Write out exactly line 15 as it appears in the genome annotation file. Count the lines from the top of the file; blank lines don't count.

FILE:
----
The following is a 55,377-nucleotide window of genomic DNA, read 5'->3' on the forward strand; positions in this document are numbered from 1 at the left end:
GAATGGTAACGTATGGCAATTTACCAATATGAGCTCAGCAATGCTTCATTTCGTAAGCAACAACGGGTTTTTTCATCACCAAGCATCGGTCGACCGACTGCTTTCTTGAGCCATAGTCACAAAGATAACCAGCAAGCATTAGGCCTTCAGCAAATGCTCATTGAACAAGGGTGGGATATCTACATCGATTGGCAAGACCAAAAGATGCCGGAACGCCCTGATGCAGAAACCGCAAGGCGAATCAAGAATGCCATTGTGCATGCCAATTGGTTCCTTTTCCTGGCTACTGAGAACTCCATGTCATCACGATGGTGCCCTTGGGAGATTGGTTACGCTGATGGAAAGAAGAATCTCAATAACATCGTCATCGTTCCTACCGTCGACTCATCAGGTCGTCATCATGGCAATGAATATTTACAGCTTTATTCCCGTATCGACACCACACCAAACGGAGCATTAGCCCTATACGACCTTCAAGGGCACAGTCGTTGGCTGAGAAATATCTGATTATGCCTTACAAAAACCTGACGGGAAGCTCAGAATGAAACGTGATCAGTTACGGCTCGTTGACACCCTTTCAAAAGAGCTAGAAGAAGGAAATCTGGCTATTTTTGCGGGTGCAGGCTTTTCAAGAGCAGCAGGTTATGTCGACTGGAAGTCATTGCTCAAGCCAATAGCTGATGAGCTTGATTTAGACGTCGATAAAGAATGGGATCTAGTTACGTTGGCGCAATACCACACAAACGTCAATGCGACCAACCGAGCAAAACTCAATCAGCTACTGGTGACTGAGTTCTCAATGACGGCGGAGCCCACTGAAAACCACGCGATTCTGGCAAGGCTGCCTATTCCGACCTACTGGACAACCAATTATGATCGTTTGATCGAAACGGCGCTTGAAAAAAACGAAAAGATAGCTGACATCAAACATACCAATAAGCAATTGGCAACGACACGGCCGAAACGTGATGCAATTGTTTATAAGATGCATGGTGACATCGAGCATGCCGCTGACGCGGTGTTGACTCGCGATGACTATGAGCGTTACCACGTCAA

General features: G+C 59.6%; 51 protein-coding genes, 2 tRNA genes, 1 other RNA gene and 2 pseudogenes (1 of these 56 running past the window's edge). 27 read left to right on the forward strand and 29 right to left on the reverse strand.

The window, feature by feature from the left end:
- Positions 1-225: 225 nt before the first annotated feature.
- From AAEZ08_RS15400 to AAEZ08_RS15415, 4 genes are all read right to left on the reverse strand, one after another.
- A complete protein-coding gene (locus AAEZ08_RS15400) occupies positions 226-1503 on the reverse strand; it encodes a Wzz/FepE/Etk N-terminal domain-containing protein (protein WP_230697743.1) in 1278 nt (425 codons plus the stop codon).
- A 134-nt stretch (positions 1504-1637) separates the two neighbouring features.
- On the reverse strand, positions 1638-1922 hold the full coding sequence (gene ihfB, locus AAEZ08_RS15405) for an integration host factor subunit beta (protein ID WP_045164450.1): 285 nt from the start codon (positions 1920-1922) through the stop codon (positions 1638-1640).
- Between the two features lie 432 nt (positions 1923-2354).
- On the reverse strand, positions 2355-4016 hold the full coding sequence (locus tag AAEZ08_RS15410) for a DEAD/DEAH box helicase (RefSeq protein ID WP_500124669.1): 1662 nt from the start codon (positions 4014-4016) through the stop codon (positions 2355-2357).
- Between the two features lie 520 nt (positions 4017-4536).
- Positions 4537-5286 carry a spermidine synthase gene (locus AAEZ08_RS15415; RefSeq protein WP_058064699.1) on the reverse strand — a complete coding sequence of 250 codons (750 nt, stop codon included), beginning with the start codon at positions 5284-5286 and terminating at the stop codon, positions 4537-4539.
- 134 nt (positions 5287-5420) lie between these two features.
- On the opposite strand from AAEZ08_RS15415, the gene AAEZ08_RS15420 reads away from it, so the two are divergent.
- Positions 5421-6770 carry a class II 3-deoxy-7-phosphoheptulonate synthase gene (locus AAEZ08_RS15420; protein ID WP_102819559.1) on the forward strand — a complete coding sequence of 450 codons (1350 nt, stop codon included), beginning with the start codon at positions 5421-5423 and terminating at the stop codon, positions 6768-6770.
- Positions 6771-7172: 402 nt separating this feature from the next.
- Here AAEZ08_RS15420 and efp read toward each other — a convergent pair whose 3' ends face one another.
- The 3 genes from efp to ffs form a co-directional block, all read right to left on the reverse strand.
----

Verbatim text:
- On the opposite strand from AAEZ08_RS15415, the gene AAEZ08_RS15420 reads away from it, so the two are divergent.